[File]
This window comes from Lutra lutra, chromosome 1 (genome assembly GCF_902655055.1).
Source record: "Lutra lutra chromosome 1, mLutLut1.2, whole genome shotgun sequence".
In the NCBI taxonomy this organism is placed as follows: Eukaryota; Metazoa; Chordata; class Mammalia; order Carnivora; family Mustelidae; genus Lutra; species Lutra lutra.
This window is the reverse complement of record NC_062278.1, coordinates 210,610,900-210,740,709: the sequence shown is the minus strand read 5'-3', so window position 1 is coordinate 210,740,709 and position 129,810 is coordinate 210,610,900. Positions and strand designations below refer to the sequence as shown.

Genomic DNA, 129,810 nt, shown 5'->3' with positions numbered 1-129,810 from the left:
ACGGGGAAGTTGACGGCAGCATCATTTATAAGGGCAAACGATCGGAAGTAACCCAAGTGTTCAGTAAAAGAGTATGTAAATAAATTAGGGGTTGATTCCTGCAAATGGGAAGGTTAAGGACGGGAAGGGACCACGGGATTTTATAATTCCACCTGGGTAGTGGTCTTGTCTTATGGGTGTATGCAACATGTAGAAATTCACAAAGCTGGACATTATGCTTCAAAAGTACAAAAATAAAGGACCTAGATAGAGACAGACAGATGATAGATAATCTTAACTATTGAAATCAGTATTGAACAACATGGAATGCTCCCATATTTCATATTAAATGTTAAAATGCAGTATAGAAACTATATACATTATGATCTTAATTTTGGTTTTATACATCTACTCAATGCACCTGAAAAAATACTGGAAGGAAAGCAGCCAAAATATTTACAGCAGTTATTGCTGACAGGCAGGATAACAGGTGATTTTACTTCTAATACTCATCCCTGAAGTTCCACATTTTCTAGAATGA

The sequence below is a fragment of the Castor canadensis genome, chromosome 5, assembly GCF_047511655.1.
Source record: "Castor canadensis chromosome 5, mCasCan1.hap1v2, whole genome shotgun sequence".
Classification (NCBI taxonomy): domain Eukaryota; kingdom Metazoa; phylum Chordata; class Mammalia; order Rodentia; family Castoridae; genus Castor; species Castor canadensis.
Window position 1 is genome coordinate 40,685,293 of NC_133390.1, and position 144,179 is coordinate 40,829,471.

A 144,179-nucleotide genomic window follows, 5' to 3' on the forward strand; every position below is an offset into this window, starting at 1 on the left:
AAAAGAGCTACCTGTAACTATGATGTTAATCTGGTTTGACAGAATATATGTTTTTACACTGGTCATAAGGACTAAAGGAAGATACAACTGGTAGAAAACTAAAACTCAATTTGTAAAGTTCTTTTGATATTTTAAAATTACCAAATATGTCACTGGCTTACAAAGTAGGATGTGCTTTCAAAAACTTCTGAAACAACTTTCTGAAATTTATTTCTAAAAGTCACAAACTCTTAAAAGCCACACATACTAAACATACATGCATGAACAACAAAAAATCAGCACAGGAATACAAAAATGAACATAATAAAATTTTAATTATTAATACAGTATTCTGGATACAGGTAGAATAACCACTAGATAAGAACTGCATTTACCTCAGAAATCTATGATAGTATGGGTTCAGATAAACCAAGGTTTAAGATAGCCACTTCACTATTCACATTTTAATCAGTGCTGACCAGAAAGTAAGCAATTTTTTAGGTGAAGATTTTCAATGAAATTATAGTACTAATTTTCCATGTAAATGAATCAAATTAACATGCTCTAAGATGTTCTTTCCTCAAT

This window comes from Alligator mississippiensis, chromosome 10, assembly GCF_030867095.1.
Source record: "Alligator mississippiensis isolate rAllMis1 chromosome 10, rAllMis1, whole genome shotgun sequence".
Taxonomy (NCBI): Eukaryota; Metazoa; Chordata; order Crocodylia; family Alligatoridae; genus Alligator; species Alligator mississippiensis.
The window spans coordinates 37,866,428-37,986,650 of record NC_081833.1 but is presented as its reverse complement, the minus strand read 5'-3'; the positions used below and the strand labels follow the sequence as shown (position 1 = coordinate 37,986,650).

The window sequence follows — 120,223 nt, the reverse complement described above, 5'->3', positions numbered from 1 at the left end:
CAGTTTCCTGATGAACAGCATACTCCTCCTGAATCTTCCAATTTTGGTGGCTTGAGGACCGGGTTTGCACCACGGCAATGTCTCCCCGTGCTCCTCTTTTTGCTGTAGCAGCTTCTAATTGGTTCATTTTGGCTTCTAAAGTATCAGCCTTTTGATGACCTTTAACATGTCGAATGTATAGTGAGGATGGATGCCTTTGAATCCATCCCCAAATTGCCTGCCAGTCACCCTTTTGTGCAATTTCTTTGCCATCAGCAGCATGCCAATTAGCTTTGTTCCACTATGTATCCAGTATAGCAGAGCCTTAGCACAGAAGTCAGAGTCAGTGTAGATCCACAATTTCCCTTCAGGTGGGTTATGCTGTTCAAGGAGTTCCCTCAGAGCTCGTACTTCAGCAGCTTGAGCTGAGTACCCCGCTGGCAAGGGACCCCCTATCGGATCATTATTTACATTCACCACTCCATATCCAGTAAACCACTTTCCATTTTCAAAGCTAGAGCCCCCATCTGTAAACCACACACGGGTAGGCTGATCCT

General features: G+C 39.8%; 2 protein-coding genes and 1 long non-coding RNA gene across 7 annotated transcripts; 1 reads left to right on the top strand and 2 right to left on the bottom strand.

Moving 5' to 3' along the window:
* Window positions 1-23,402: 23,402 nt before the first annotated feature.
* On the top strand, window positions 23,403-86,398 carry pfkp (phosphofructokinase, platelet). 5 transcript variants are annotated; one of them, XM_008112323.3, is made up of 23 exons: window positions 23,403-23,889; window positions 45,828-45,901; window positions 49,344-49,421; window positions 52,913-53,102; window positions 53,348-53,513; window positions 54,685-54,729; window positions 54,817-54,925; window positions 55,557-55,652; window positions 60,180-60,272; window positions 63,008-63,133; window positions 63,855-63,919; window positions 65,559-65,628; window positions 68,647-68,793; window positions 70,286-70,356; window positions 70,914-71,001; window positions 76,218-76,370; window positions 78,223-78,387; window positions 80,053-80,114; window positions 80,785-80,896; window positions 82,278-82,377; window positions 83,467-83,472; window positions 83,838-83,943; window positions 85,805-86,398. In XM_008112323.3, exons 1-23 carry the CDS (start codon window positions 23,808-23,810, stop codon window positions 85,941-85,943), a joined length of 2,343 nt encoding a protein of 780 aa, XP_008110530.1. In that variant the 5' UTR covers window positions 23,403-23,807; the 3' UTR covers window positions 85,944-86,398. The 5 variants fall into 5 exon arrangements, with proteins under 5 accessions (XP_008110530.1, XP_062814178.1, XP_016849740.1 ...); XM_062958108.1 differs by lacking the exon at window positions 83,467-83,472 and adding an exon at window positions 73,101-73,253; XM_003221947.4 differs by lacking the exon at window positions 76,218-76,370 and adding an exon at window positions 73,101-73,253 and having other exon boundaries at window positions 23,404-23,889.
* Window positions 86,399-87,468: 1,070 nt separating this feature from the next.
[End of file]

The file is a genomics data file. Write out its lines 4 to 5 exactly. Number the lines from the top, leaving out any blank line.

This window is the reverse complement of record NC_062278.1, coordinates 210,610,900-210,740,709: the sequence shown is the minus strand read 5'-3', so window position 1 is coordinate 210,740,709 and position 129,810 is coordinate 210,610,900. Positions and strand designations below refer to the sequence as shown.

Genomic DNA, 129,810 nt, shown 5'->3' with positions numbered 1-129,810 from the left: